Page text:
Mapping the city: Busting conventional wisdom on food deserts
Debunking conventional wisdom about “food deserts”
“The relationship between where we live and what we eat is complicated,” says Michael Widener. The assistant professor of geography and planning at University of Toronto wants to debunk conventional wisdom about what is commonly called a “food desert” – neighbourhoods where there is limited access to healthy food. People who live in these “deserts” are thought to adopt unhealthy eating habits and will go on to have health problems associated with their diet.
“There are a number of problems with that logic,” says Widener. “People don’t just sit in their homes all day. They move around the city – they go to work, they visit their family, they pick up their kids. They do all sorts of things, so representing a food desert as this simple spatial concept really isn’t all that accurate.”
Widener is working on a project for Toronto Public Health, highlighting some of the other factors that create access barriers between people and healthy food.
“What does the food accessibility landscape look like for people who are maybe not conventional shoppers?”
That’s what Widener is exploring, particularly regarding people who work irregular hours.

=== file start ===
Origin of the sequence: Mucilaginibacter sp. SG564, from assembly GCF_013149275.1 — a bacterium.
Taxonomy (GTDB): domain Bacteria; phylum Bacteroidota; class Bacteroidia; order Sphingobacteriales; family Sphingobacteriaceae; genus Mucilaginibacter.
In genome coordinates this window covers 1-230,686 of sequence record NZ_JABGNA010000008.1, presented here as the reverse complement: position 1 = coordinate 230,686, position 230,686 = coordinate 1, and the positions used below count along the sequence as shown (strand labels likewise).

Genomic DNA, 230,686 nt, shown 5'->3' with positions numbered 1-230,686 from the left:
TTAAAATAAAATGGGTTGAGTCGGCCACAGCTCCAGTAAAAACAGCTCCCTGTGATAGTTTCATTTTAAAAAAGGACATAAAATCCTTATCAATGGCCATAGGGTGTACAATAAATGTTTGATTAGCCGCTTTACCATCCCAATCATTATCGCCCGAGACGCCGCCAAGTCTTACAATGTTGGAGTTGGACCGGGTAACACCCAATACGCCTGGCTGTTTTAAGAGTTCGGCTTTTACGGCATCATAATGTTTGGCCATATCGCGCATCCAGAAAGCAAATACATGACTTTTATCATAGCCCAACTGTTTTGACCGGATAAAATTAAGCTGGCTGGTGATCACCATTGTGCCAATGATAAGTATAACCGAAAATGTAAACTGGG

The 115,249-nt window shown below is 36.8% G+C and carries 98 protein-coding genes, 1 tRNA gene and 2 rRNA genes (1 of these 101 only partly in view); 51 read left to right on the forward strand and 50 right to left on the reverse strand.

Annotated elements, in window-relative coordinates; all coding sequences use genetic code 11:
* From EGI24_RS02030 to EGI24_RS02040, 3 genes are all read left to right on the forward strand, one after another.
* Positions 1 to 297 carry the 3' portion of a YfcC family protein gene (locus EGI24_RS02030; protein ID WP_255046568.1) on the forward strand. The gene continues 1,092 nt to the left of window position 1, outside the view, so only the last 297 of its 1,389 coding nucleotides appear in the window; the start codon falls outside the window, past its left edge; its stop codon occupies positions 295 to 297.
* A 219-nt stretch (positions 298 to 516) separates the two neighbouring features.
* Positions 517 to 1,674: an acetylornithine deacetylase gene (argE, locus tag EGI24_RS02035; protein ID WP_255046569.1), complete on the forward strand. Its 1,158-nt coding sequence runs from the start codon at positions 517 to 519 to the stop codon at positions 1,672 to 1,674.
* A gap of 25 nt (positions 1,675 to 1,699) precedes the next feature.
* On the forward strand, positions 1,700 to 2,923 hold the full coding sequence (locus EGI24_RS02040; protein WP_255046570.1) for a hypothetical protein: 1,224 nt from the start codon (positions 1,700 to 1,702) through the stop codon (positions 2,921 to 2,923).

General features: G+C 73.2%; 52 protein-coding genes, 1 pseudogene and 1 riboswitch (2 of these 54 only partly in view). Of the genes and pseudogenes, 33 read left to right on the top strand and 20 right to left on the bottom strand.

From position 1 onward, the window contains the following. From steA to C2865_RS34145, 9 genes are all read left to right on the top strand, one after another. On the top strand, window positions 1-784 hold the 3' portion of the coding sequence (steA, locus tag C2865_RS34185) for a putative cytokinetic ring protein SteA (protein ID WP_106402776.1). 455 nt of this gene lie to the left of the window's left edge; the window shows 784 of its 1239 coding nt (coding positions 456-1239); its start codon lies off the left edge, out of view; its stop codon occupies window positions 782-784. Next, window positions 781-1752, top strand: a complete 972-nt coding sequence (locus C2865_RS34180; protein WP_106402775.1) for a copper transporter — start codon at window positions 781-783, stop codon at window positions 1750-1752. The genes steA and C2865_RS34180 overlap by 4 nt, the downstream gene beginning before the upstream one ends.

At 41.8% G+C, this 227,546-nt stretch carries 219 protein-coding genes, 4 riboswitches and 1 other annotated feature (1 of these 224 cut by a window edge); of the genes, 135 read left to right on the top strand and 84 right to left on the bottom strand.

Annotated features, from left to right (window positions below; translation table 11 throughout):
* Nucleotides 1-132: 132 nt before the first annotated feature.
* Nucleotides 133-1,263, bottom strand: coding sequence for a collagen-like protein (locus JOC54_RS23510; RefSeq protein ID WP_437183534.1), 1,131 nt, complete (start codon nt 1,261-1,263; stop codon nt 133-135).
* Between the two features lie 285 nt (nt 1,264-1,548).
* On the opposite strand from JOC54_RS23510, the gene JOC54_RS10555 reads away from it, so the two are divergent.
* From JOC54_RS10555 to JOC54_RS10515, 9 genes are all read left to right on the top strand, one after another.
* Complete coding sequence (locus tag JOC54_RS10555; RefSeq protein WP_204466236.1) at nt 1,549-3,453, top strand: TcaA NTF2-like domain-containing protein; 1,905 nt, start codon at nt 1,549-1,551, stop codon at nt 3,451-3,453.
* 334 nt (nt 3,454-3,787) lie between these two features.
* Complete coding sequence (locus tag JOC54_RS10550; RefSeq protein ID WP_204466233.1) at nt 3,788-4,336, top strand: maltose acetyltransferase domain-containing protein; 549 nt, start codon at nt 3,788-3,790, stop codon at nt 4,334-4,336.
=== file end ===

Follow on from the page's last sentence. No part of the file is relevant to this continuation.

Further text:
“There isn’t good availability for shift workers,” Widner says. “In particular for people who have a lot of time pressure – people who are working late at night, working two jobs – the ability to shop healthfully is even more difficult.”
Widener created a series of maps that look at access to healthy food at different times of the day. He found that very few healthy food retailers are open late at night, even in areas where there’s a lot of late-night activity (shown in dark green on the map).
Data for the maps were taken from the Transportation Tomorrow Survey – conducted by U of T’s Data Management Group.
These maps are a work in progress. The next phase of the project is set to tell a more detailed story about food access in Toronto – incorporating demographic data, information about people’s transportation habits, costs and daily routines.
It’ll look at different factors like whether “lower income folks have worse access during late night periods than higher income folks, people who are older, people who are working two jobs or have more kids,” says Widener.
He says this information would have been much harder to gather in the past.
“We’re getting more and more individual level data so we’re able to look at, in very high resolution, how people move around the city, whereas maybe 10 years ago we didn’t have that good of information.”